But what we can do is make those drugs insanely expensive for the ordinary user – the reason cocaine isn’t in vogue anymore is that nobody can afford it. We went after Noriega and Escobar and those guys, we shut down the port of Miami to smugglers, and airport/border security became about drugs. Now the very little cocaine that comes into America is made into crack because that makes it cheap enough to sell – an example of drug users finding ways to get high – but the cocaine crisis is largely over, and crack will someday be a bad memory to most people.
Meth is eventually going away because the prison penalties are fair for everyone, and Draconian, and it’s getting harder to get the ingredients. You can’t just go into a Wal-Mart and get everything you need to make meth anymore. You have to show your drivers’ license and sign a log to get pseudoephedrine, and lithium batteries are harder to take apart now. Rich and poor, white and black, maker, dealer, user – you get caught with meth and you go to prison for a very long time.
But the biggest drug problem in America right now is Opiates – the average user is someone who started with prescribed drugs, either prescribed to them or stolen, and moved on to heroin or morphine when their source dried up or when anti-abuse measures began to take hold. The path is often Xanax to Vicodin to Oxycontin to Opana or Fentanyl to Suboxone to Heroin.
These drugs come from “pill mill” doctors who will prescribe Oxy or Opana for a toothache or a twisted ankle, hundreds of them at a time, to hundreds of patients at a time, to people who will doctor-shop to get several prescriptions for the same ‘illness.’ Those people either abuse those drugs or sell them to people who will – selling prescriptions is HUGE business in rural areas and small towns, and abuse of the SSI/disability system for drugs is rampant. When those drugs dry up, or when drug companies introduce measures such as plasticizers to make abusing these pills impossible, addicts turn to street drugs to ward off the horrific effects of physical withdrawal.
And so is made the accidental heroin addict.
While this is happening, police are flying helicopters to find marijuana plants, using multimillion-dollar infrared heat sensors, tracking power bills to find growers, and keeping hundreds of thousands of users, growers and sellers in prisons all over America, over a drug that has never killed a soul, that nobody has ever killed over or for. Private prison companies are charging governments to house, feed and secure hundreds of thousands of people for smoking weed. Black men are serving thirty-year sentences for a single crack rock, or life sentences for three barely-felonies, and white dealers are tying up expensive District Attorneys for years with expensive legal fights.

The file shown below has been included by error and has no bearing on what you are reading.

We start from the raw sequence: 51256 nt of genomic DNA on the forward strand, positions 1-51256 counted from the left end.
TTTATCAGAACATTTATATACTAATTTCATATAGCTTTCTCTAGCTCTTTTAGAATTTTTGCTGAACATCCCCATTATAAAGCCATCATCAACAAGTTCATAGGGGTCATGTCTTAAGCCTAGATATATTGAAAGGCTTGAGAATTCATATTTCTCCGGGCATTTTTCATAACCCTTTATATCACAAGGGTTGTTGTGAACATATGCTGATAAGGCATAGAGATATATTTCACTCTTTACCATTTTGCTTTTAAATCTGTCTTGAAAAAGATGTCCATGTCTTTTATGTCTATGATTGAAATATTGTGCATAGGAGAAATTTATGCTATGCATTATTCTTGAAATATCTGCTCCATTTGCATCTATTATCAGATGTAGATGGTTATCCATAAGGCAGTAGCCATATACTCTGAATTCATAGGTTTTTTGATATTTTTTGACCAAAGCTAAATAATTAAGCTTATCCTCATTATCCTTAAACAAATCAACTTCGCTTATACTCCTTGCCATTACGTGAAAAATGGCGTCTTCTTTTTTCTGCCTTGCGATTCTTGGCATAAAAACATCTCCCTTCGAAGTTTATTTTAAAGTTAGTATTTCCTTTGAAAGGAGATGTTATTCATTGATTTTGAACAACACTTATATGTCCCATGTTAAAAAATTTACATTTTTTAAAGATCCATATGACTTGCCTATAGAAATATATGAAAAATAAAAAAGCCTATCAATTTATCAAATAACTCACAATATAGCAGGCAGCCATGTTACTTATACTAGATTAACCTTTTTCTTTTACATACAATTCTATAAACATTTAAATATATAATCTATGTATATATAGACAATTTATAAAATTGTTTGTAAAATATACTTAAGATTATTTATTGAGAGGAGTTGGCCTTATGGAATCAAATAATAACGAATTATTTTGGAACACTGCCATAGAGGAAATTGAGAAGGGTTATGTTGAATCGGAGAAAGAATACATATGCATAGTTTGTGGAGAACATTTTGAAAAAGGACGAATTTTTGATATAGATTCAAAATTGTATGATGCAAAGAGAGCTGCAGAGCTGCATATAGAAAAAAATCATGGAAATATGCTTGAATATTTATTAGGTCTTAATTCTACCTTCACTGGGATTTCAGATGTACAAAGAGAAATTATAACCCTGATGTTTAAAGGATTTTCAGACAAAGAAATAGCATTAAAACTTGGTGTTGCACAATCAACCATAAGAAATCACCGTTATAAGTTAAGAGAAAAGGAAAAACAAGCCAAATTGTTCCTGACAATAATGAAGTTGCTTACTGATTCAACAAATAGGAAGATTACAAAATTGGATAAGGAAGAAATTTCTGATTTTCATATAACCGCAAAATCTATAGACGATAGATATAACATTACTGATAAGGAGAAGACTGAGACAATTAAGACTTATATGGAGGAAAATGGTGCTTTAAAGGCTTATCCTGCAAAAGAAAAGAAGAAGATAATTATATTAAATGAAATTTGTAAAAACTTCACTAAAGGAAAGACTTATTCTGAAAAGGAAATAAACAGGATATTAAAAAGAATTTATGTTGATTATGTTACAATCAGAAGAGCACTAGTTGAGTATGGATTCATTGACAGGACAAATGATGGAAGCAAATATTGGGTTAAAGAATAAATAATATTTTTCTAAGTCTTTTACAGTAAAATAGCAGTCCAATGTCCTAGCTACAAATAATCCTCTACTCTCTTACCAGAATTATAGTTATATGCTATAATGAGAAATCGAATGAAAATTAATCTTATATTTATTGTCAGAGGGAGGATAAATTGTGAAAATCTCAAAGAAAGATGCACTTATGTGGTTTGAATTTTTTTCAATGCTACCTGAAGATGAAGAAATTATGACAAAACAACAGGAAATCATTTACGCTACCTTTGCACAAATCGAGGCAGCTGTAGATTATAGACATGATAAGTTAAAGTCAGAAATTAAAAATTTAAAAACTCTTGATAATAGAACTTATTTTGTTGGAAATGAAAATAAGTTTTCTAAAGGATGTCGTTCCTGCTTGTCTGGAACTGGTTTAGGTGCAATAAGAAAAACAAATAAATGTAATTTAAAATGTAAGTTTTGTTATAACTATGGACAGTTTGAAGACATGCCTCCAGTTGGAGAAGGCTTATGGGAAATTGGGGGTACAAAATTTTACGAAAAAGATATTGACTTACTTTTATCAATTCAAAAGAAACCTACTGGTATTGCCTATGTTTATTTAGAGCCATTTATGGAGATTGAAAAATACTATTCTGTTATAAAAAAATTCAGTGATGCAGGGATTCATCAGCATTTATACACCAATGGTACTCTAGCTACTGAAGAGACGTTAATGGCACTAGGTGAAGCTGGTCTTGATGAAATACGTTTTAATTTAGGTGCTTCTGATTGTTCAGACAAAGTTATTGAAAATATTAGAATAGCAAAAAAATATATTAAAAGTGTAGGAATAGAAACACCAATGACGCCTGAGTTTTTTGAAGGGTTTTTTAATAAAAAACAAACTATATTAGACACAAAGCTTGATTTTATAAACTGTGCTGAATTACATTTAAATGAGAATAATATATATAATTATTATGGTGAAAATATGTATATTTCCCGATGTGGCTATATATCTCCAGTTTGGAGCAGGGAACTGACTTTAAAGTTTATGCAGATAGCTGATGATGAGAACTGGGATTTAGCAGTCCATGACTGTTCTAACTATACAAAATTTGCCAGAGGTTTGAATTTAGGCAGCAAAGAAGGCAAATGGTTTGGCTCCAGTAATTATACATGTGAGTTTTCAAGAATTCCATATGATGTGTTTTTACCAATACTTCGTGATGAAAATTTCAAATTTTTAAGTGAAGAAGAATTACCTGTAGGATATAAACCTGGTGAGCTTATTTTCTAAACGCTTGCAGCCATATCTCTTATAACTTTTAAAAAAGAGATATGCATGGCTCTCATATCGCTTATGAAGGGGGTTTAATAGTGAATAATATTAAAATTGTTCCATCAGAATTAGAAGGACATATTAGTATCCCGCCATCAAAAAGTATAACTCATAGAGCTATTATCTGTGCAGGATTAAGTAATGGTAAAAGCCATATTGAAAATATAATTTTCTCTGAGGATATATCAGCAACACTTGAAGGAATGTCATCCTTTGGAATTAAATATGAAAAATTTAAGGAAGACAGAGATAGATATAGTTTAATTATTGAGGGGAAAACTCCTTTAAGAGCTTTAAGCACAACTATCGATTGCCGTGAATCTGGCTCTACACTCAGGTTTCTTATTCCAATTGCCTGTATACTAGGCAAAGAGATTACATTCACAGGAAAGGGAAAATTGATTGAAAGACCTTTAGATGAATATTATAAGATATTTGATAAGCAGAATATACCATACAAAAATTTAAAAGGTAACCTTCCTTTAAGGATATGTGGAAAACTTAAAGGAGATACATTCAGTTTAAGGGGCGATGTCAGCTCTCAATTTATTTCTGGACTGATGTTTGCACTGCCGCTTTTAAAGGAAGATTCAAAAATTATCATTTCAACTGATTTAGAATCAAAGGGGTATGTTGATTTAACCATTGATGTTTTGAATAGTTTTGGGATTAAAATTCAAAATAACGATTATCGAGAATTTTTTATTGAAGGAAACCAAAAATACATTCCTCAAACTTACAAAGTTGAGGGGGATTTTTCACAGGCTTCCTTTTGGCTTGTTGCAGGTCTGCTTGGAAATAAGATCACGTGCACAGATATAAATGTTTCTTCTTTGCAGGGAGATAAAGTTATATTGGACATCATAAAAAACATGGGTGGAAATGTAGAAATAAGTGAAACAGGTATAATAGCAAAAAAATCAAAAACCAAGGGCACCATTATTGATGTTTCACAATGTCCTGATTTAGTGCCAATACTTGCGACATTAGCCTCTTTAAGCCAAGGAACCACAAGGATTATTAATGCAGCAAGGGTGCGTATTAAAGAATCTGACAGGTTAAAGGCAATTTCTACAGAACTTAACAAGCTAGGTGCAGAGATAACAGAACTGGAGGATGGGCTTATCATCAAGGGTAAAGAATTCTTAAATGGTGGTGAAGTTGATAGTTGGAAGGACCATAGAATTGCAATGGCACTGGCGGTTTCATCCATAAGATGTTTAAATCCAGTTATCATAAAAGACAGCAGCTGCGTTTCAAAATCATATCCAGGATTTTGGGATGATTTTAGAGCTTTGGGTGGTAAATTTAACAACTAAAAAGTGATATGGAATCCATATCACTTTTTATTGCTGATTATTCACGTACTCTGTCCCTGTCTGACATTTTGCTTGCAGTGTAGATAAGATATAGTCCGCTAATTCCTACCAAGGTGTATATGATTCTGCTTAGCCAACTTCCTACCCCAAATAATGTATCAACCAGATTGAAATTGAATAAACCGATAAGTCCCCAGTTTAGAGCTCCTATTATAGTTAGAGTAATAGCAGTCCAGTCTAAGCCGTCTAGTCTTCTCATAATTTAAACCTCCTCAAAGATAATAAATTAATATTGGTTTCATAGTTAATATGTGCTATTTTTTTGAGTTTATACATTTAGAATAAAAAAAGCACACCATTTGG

Wouldn’t it make sense to redirect those resources? Sell those weed helicopters and sensors and use the money to convert the power-bill trackers to systems designed to track bad doctors and prescription shoppers? You want to eliminate the gateway? How about cross-referencing doctors, patients, prescriptions and pharmacies with a computer system that can show law-enforcement agencies who is abusing the system – which doctors prescribe larger amounts of powerful painkillers than their peers, and for less severe conditions; which patients see multiple doctors and fill multiple prescriptions for the same drug and/or the same condition – surely insurance companies would be interested in this information; which pharmacies in which locales are distributing more dangerous drugs than others, so that the resources can be focused where they are needed. Give law-enforcement the tools they need to begin investigations – cops are smart and tough and dedicated, and they see the damage these drugs do to our kids.
It’s too late to save Philip Seymour Hoffman or the millions of kids his name should come to represent. But we can fight and solve the drug problem in ways that make sense, so that only those wealthy and/or desperate enough to go to great lengths to get drugs can do so. And that would be a start.